The Prosperity Gospel leaves Christians Spiritually Shortchanged
by Robert Randle 6/26/2009 / Church Life
One of the early expositors of what is commonly referred to as the 'Prosperity Gospel/Prosperity Theology' was Norman Vincent Peale, who in 1952 wrote, "The Power of Positive Thinking;" which sold 20 million copies worldwide. He blended a bit of psychoanalysis and Scripture, such as the statement by Jesus, "The kingdom of God is within you ['in your midst'];" thus laying the groundwork for what is becoming increasing popular today in Evangelical Christian circles. Even that work might have received inspiration from an earlier book by Napoleon Hill, "Think and Grow Rich," which was published in 1937. Later in Christian circles believers were introduced to "prayer cloths" and anointing with "Holy ['olive'??] Oil" to receive divine blessings for material things (cars, house, money, jobs, etc.); be that as it may, what does the Bible really say about this subject?
Proverbs 13: 7
There is one who makes himself rich, yet has nothing; And one who makes himself poor, yet has great riches.
Matthew 25: 14-30 "Parable of the Talents"
COMMENTARY: This particular story is not a literal interpretation of investment strategies because Jesus states in v. 14a: "For the kingdom of heaven is like a man traveling into a far country." If it were used in the contemporary sense for the purpose of financial counseling, then the servant with the one talent perhaps should be commended instead of condemned. For one thing, he had much less money to work with and therefore was prudently more careful with losing the Master's money and more content to keep his money on the sidelines and wait until market conditions stabilize where the timing was more favorable to invest in the stock market or purchase Corporate/Treasury Bonds, T-Bills, Treasury Notes, Commercial Paper, or a Bank CD.
The other two servants had more money to work with and perhaps they were more risk takers, deciding to roll the dice and take their chances; which fortunately for them, it paid off on this occasion. Any significant incremental movements in the market on the downside could wipe out a small amount of money such as with having only 'one' talent, percentage-wise. The thing that sealed the fate [v. 30; 'cast into outer darkness, weeping and gnashing of teeth'] of the servant with this single talent was not so much that he 'hid his talent,' but rather how he tried to justify his course of action by upbraiding his Master and in some way attempt to blame him for his failure. What the Lord Jesus Christ used the illustration for was to teach the disciples about the importance of 'bearing fruit' and the dire consequences for not doing so.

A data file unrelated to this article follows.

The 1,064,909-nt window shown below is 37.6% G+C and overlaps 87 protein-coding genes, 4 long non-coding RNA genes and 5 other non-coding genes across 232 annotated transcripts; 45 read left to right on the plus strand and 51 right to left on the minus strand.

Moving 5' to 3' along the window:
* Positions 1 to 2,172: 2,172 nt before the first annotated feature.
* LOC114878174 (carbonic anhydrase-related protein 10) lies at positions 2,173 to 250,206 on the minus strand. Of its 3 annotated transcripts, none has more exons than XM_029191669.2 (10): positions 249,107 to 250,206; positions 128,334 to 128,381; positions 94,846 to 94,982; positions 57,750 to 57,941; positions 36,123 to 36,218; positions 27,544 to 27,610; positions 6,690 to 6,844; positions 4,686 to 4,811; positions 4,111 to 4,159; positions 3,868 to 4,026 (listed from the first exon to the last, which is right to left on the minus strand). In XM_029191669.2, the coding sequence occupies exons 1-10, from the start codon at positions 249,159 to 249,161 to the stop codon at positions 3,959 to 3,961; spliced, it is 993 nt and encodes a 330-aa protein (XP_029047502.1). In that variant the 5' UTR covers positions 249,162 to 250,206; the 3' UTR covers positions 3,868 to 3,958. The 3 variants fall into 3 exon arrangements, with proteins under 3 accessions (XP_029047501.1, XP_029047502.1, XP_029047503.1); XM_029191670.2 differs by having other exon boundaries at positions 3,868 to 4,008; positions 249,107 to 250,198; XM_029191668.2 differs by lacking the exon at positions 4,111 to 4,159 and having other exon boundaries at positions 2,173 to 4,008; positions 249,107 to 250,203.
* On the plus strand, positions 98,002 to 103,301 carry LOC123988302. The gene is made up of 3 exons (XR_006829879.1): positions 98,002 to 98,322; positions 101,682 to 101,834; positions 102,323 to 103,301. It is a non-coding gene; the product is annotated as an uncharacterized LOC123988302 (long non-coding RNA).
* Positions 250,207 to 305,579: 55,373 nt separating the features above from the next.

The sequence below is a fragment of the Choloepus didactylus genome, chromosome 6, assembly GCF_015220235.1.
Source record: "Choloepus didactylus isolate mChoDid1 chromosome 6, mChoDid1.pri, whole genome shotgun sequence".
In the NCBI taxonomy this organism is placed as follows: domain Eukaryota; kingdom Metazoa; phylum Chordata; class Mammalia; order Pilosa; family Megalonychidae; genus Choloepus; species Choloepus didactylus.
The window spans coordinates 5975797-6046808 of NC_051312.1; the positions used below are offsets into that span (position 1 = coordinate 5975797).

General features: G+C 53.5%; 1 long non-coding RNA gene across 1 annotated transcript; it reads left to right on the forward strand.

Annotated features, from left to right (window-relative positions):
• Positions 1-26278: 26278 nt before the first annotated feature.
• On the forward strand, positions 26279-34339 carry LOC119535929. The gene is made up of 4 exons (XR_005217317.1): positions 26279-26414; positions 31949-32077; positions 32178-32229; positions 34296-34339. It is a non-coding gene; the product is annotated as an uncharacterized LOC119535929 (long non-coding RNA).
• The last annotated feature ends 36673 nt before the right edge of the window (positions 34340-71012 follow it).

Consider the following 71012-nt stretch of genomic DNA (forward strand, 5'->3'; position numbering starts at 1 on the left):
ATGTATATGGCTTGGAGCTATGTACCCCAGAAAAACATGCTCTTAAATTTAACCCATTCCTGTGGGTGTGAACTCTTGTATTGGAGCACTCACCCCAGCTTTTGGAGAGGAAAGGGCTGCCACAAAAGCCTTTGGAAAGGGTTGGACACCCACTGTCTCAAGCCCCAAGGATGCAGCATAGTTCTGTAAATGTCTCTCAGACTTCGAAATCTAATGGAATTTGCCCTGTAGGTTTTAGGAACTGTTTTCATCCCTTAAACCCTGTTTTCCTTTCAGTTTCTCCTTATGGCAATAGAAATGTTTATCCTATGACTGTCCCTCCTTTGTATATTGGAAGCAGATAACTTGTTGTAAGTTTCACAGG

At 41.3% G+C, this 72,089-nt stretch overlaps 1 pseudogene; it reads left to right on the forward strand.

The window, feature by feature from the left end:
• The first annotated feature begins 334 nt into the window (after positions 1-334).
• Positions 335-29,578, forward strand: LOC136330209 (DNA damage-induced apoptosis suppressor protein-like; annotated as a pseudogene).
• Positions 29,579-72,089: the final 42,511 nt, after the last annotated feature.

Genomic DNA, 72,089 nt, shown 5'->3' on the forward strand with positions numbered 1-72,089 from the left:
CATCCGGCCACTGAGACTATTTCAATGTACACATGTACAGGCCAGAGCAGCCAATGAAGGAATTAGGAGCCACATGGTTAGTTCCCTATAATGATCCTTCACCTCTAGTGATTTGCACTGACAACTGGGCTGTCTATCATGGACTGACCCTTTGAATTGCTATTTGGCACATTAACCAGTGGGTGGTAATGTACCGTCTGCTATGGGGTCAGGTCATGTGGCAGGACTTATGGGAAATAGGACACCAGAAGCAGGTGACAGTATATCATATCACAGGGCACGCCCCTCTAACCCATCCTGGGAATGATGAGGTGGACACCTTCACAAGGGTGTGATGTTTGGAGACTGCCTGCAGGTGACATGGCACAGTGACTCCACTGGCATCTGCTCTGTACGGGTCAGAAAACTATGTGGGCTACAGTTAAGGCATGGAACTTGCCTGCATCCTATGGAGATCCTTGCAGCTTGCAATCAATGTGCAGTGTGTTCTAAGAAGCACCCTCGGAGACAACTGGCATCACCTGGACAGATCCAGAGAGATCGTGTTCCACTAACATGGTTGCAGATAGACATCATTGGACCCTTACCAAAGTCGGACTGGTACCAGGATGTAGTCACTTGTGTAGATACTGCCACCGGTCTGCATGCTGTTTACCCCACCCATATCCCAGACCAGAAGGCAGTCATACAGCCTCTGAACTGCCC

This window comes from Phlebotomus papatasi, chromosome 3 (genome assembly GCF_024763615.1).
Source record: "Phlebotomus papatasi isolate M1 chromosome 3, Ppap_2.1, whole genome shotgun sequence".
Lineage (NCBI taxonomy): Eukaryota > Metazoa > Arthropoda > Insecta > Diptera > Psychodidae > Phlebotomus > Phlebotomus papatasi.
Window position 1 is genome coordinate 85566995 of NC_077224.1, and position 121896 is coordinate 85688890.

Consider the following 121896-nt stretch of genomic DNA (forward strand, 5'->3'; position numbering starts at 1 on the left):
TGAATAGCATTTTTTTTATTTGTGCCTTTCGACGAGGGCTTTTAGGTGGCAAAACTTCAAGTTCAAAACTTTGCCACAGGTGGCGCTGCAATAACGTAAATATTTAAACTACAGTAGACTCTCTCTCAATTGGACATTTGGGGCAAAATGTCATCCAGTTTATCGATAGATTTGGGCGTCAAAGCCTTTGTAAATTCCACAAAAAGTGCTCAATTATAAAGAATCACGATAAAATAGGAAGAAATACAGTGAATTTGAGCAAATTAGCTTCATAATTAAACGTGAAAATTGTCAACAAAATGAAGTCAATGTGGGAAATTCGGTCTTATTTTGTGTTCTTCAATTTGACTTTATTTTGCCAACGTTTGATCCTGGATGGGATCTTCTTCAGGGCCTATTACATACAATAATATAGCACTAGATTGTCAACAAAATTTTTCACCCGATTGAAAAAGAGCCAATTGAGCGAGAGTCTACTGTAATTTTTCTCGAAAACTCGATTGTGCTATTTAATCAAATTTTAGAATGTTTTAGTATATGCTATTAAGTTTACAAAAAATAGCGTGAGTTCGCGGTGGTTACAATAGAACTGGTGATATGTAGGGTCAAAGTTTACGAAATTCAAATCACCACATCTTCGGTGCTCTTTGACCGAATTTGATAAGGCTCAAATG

The modern Evangelical "SUPER-SALESMEN/WOMEN FOR JESUS" who borrow heavily from some of the highly successful motivational speaker techniques used in Direct Selling Association (DSA) and Multi-Level Marketing (MLM) seminars to win over an ever-increasing multitude of 'true believers' to this "New Gospel," and in many ways, it is like 'the blind leading the blind.' Some of these gurus will make available their 'plan for material success/prosperity' in a taped series on lectures on audio cassette tape/CD, or on a pre-recorded DVD live in front of an audience within the backdrop of an elaborate stage setting, sanctuary, outdoor arena or auditorium, or, as an author with a book published as a bestseller on the New York Times Top 20.
Jesus says in Matthew 6: 31: "Therefore I say to you, do not worry about your life. What you will eat; nor about your body, what you will put on. Life is more than food, and the body more than clothing."
I Timothy 6: 9-10
But those who desire to be rich fall into temptation and a snare, and into many foolish and harmful lusts which drown men in destruction and perdition. For the love of money [not necessarily 'riches/wealth' per se] is a root of all kinds of evil, for which some have strayed from the 'Faith' in their greediness, and pierced themselves through with many sorrows ['regrets'].
Matthew 16: 26a
For what profit is it to a man to gain the whole world, and lose his own soul?
Hebrews 13: 5a
Let your conduct be without covetousness; be content with such things as you have.
I Timothy 6: 6-8
Now godliness with contentment is great gain. For we brought nothing into this world, and it is certain we can carry nothing out; and having food and clothing
['shelter'/other basic 'necessities'??], with these we shall be content.
Psalms 37: 25
I have been young and now I am old; yet I have never seen the righteous forsaken, nor his ['their'] seed begging for bread.
So, when one of these preachers expound so eloquently upon how great and awesome our God is and that He is rich and does things in a very big way, get ready for the 'punch line.' They will also tell you about how one is robbing God in the matter of tithes and offerings and about bringing all the tithes into God's storehouse. Just a reminder: You might come to find out that the money collection and contribution of the saints might be filling up their storehouses, not God's.